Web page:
applying and enforcing additional constraints at a later date
               will prove to be a far harder task.
             - There are a number of technical risks associated with address
               trading. Unconstrained deaggregation will lead to a fracture of
               the routing system due to unconstrained and large scale
               expansion of the inter-domain routing table. This is an
               irreversible state.
      5.3.3  Discussions of the emergence of a market
              The various comments made on this and the related address
              transfer policy proposals provides grounds for the observation
              that there is a general perception that the recognition of
              address transfers leads to a de facto recognition of the
              emergence of a market or markets for IPv4 addresses. A related
              topic of discussion about the merits or otherwise of these
              proposals has been the consideration of the relative merits and
              risks of market behaviours when applied to this situation.
              The comments opposed to the emergence of markets include the
              - Markets in addresses are an inevitable consequence of a
                transfer policy, and unconstrained markets are prone to a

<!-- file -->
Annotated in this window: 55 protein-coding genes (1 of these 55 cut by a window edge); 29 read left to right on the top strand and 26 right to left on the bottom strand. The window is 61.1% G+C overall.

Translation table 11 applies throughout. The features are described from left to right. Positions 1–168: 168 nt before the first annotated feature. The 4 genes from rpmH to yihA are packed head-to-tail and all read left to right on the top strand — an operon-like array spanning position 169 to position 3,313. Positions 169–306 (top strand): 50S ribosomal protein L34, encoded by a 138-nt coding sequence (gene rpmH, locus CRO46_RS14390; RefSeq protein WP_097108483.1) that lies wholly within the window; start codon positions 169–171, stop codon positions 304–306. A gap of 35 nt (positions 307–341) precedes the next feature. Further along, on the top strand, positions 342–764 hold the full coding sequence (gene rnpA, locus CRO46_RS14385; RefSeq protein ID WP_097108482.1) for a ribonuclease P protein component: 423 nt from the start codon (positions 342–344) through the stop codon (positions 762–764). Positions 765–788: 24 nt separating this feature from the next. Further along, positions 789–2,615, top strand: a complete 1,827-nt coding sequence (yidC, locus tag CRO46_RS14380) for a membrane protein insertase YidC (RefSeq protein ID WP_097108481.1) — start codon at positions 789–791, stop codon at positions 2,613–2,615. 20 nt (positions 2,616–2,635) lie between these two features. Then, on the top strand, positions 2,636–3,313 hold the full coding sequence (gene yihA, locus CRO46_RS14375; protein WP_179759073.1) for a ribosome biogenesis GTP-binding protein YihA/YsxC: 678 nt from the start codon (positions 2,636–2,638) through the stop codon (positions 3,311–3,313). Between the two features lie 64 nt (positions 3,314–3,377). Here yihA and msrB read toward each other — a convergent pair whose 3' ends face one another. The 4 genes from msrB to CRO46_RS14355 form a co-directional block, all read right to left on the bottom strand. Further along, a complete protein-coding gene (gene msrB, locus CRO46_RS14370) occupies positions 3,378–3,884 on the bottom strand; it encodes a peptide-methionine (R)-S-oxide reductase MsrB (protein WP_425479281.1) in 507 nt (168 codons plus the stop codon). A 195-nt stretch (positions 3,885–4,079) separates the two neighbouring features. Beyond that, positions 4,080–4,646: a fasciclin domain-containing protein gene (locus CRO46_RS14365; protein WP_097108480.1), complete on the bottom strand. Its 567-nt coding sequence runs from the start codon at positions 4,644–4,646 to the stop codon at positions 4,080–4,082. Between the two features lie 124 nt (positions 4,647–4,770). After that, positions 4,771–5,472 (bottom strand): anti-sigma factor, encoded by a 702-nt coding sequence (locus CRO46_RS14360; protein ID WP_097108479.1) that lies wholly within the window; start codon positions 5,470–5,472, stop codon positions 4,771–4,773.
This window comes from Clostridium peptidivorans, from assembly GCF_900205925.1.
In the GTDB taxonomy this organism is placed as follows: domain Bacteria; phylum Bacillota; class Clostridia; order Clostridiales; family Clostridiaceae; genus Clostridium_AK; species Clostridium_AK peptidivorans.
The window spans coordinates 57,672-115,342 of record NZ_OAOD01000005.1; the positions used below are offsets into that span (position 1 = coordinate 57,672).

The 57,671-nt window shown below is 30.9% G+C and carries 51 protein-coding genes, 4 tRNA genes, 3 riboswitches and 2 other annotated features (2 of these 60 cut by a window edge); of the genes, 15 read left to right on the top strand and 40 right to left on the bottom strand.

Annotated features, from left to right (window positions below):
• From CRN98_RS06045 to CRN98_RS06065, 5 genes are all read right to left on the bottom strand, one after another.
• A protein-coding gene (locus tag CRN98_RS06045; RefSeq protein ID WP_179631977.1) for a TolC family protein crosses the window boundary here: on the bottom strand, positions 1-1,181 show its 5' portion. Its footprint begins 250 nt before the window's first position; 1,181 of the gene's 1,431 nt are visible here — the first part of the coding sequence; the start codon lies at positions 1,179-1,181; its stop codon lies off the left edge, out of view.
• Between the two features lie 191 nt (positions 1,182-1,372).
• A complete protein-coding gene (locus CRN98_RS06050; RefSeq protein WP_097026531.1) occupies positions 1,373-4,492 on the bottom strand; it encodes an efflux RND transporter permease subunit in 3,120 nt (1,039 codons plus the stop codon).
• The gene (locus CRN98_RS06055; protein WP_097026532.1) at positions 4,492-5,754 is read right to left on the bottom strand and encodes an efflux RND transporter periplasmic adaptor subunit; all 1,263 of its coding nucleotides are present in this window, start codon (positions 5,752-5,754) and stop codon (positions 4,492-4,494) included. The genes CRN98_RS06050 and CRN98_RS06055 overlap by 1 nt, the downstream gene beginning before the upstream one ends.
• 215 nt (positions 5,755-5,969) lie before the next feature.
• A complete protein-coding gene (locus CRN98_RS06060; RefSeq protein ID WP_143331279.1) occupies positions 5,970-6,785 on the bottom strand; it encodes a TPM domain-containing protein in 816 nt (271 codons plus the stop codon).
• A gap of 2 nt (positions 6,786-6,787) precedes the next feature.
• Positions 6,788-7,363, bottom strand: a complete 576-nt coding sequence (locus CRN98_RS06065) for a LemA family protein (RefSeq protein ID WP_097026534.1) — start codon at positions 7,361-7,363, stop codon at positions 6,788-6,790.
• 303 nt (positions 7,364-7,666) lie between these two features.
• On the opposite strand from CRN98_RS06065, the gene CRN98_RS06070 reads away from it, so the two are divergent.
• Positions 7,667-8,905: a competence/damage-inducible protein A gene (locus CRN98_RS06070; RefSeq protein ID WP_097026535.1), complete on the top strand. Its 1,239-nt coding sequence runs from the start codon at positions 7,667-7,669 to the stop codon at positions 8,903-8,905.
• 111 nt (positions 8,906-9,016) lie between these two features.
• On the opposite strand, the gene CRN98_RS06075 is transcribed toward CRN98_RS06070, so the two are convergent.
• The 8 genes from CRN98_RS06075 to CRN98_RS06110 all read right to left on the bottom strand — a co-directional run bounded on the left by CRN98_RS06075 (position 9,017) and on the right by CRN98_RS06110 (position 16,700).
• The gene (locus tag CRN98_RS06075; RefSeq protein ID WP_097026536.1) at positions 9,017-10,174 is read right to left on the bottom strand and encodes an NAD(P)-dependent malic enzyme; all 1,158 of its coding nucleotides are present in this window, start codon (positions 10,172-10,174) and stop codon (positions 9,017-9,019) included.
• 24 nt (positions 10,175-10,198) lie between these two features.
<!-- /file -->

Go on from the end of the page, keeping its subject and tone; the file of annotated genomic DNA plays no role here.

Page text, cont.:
number of risks of distortion. These risks include deceptive
                trading, margin trading, trading in market derivatives and
                futures, hoarding, and speculation. The utility of an address
                as a token for addressing a packet is devalued in a market
              - Operation of a market will lock out all but the largest of
                players in the network from access to further addresses, as the
                value of the address will be set by the bidder with the highest
                price and the ability to exploit the address to its maximal
              - The operation of a market in IPv4 addresses will lead to the
                erosion of the effectiveness of self-imposed policies in IPv6,
                and may lead to the emergence of a market in IPv6 addresses.
              - Markets are unfair in terms of the implicit bias of a market in
                favour of those parties who are in a position to set the market
                price, and inherently discriminating against those parties who
                do not have the capacity to pay. In an international context
                this is counter to the general objective of a generally
                available, neutral and non-discriminatory communications
              Comments in favour of the emergence of a market in IPv4 addresses
              - Address exhaustion poses an insoluble problem to the address
                registries in that for as long as there is a continuing demand
                for addresses the registries have no means to meet that demand.